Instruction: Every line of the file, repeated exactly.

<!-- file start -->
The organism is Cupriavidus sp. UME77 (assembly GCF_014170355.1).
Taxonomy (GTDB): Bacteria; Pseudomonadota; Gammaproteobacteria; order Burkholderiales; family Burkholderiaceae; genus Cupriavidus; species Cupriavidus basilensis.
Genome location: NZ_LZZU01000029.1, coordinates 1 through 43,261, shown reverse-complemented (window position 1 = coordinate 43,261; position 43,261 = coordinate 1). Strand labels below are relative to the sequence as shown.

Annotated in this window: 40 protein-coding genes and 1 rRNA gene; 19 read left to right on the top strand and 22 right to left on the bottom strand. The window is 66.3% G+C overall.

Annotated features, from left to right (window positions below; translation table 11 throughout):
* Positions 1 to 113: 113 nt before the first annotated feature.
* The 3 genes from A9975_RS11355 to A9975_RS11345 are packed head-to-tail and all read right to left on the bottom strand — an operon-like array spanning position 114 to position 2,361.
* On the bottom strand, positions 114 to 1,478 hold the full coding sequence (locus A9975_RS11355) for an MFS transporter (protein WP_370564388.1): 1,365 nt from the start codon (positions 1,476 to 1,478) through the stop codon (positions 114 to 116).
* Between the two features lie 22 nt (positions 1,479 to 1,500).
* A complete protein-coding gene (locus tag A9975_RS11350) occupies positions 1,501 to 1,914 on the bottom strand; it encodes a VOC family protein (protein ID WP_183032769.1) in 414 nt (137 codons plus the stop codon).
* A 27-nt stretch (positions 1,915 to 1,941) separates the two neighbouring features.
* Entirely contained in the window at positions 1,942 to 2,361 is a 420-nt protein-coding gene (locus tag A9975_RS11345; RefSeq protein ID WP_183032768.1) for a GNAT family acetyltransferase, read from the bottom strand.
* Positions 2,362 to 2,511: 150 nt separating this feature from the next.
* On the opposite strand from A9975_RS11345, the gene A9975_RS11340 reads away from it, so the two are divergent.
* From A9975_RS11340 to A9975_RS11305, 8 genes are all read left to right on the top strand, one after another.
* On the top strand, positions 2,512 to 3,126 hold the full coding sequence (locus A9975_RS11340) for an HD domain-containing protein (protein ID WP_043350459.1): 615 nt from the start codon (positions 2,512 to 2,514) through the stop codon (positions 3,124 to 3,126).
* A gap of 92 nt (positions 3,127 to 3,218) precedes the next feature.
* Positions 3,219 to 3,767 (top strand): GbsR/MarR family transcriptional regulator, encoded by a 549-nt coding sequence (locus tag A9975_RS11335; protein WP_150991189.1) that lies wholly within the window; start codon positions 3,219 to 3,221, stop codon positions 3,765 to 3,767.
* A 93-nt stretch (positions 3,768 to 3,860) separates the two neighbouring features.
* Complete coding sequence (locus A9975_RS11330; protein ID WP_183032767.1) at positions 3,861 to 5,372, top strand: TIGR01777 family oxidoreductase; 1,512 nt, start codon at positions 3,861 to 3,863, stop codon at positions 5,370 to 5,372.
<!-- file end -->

The organism is Cupriavidus sp. UME77 (assembly GCF_014170355.1).
Taxonomy (GTDB): Bacteria; Pseudomonadota; Gammaproteobacteria; order Burkholderiales; family Burkholderiaceae; genus Cupriavidus; species Cupriavidus basilensis.
Genome location: NZ_LZZU01000029.1, coordinates 1 through 43,261, shown reverse-complemented (window position 1 = coordinate 43,261; position 43,261 = coordinate 1). Strand labels below are relative to the sequence as shown.

Annotated in this window: 40 protein-coding genes and 1 rRNA gene; 19 read left to right on the top strand and 22 right to left on the bottom strand. The window is 66.3% G+C overall.

Annotated features, from left to right (window positions below; translation table 11 throughout):
* Positions 1 to 113: 113 nt before the first annotated feature.
* The 3 genes from A9975_RS11355 to A9975_RS11345 are packed head-to-tail and all read right to left on the bottom strand — an operon-like array spanning position 114 to position 2,361.
* On the bottom strand, positions 114 to 1,478 hold the full coding sequence (locus A9975_RS11355) for an MFS transporter (protein WP_370564388.1): 1,365 nt from the start codon (positions 1,476 to 1,478) through the stop codon (positions 114 to 116).
* Between the two features lie 22 nt (positions 1,479 to 1,500).
* A complete protein-coding gene (locus tag A9975_RS11350) occupies positions 1,501 to 1,914 on the bottom strand; it encodes a VOC family protein (protein ID WP_183032769.1) in 414 nt (137 codons plus the stop codon).
* A 27-nt stretch (positions 1,915 to 1,941) separates the two neighbouring features.
* Entirely contained in the window at positions 1,942 to 2,361 is a 420-nt protein-coding gene (locus tag A9975_RS11345; RefSeq protein ID WP_183032768.1) for a GNAT family acetyltransferase, read from the bottom strand.
* Positions 2,362 to 2,511: 150 nt separating this feature from the next.
* On the opposite strand from A9975_RS11345, the gene A9975_RS11340 reads away from it, so the two are divergent.
* From A9975_RS11340 to A9975_RS11305, 8 genes are all read left to right on the top strand, one after another.
* On the top strand, positions 2,512 to 3,126 hold the full coding sequence (locus A9975_RS11340) for an HD domain-containing protein (protein ID WP_043350459.1): 615 nt from the start codon (positions 2,512 to 2,514) through the stop codon (positions 3,124 to 3,126).
* A gap of 92 nt (positions 3,127 to 3,218) precedes the next feature.
* Positions 3,219 to 3,767 (top strand): GbsR/MarR family transcriptional regulator, encoded by a 549-nt coding sequence (locus tag A9975_RS11335; protein WP_150991189.1) that lies wholly within the window; start codon positions 3,219 to 3,221, stop codon positions 3,765 to 3,767.
* A 93-nt stretch (positions 3,768 to 3,860) separates the two neighbouring features.
* Complete coding sequence (locus A9975_RS11330; protein ID WP_183032767.1) at positions 3,861 to 5,372, top strand: TIGR01777 family oxidoreductase; 1,512 nt, start codon at positions 3,861 to 3,863, stop codon at positions 5,370 to 5,372.